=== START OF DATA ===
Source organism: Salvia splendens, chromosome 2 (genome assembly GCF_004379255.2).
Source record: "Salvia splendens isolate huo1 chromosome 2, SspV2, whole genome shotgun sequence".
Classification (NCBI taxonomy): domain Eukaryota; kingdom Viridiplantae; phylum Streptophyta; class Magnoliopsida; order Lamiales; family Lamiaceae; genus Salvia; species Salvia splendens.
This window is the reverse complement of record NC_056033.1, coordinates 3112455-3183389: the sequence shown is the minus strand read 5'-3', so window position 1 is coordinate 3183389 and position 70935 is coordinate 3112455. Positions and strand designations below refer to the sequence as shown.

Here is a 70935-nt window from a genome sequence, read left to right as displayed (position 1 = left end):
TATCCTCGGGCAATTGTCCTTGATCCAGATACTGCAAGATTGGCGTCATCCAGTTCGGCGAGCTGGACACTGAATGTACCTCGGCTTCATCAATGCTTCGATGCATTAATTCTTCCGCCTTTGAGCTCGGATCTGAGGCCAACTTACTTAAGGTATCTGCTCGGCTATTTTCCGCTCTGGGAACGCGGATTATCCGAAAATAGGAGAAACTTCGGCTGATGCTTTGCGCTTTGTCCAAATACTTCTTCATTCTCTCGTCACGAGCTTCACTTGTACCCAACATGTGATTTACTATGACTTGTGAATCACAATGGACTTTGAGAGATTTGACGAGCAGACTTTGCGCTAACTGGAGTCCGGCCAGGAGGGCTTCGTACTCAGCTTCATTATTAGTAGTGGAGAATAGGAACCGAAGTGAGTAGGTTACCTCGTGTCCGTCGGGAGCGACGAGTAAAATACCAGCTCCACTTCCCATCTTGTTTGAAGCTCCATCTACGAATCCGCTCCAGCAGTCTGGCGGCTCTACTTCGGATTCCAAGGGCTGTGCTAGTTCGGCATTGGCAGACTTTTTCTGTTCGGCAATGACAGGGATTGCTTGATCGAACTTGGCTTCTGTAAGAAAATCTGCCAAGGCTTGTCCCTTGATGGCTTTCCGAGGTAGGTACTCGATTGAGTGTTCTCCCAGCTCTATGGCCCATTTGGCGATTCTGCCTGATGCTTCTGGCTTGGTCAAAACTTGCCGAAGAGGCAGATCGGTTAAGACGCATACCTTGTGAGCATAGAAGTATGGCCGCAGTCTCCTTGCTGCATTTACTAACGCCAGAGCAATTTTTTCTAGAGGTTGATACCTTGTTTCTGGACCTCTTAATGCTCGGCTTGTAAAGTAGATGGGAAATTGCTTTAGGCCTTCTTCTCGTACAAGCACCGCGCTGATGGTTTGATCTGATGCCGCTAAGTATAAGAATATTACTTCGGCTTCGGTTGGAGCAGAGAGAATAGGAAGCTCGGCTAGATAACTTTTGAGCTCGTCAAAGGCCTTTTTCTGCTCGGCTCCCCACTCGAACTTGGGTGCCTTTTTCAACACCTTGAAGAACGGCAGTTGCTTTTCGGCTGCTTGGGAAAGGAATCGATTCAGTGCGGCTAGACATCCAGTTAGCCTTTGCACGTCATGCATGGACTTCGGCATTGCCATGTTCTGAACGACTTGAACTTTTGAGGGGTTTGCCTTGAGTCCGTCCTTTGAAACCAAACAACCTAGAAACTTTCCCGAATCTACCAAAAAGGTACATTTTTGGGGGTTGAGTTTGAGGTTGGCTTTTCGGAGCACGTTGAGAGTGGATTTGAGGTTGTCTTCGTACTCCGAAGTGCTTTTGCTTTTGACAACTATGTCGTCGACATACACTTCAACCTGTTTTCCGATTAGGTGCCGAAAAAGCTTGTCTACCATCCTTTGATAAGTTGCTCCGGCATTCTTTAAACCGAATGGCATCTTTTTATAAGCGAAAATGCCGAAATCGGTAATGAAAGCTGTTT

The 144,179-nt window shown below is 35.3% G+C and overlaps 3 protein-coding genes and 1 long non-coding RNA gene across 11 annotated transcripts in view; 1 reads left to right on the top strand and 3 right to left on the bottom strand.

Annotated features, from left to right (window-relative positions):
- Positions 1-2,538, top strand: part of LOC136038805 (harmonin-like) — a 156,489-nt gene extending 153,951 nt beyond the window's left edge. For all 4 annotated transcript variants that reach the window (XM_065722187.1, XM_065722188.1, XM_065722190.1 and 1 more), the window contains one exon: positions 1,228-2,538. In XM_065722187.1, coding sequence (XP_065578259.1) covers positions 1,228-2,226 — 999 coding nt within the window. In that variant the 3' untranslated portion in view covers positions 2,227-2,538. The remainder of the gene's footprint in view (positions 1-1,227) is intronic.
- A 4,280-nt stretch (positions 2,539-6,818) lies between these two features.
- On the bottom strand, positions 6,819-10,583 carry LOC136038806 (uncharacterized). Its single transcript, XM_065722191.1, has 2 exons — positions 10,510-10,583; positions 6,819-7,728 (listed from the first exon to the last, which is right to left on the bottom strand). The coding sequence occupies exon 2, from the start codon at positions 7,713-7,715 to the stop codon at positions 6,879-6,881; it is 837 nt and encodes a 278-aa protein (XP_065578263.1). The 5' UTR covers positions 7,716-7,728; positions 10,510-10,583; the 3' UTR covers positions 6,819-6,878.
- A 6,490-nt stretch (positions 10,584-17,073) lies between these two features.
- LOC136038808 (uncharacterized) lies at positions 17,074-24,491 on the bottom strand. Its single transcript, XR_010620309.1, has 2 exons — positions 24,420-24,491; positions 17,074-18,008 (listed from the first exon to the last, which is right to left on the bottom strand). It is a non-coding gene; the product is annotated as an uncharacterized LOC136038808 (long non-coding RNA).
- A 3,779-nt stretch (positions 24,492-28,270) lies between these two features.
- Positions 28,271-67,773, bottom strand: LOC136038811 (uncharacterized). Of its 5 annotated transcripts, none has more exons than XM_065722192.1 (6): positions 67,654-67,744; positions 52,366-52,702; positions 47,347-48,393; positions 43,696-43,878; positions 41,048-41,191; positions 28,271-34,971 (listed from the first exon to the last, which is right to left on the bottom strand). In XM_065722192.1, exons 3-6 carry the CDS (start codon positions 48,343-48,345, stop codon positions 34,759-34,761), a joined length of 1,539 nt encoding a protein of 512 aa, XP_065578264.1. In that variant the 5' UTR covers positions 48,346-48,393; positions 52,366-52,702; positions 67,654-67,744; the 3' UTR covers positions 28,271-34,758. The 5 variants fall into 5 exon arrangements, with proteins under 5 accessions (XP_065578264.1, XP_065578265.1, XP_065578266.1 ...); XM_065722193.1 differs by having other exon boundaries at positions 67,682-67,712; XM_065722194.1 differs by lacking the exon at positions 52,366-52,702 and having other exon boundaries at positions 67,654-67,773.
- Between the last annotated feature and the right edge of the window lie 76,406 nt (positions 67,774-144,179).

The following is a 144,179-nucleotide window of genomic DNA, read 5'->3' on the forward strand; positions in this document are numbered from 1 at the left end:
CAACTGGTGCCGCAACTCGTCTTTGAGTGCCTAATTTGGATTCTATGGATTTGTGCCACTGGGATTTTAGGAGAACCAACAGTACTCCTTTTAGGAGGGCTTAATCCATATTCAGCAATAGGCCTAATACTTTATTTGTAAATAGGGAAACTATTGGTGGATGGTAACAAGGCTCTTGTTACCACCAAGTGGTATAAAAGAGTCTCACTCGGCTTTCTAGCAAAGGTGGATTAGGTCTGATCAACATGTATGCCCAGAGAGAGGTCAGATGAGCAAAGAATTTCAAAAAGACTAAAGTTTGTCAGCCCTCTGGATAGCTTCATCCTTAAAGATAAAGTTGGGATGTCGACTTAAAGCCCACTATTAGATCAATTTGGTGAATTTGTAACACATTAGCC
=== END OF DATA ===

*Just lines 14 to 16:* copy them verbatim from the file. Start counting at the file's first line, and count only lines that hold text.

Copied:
- A 3,779-nt stretch (positions 24,492-28,270) lies between these two features.
- Positions 28,271-67,773, bottom strand: LOC136038811 (uncharacterized). Of its 5 annotated transcripts, none has more exons than XM_065722192.1 (6): positions 67,654-67,744; positions 52,366-52,702; positions 47,347-48,393; positions 43,696-43,878; positions 41,048-41,191; positions 28,271-34,971 (listed from the first exon to the last, which is right to left on the bottom strand). In XM_065722192.1, exons 3-6 carry the CDS (start codon positions 48,343-48,345, stop codon positions 34,759-34,761), a joined length of 1,539 nt encoding a protein of 512 aa, XP_065578264.1. In that variant the 5' UTR covers positions 48,346-48,393; positions 52,366-52,702; positions 67,654-67,744; the 3' UTR covers positions 28,271-34,758. The 5 variants fall into 5 exon arrangements, with proteins under 5 accessions (XP_065578264.1, XP_065578265.1, XP_065578266.1 ...); XM_065722193.1 differs by having other exon boundaries at positions 67,682-67,712; XM_065722194.1 differs by lacking the exon at positions 52,366-52,702 and having other exon boundaries at positions 67,654-67,773.
- Between the last annotated feature and the right edge of the window lie 76,406 nt (positions 67,774-144,179).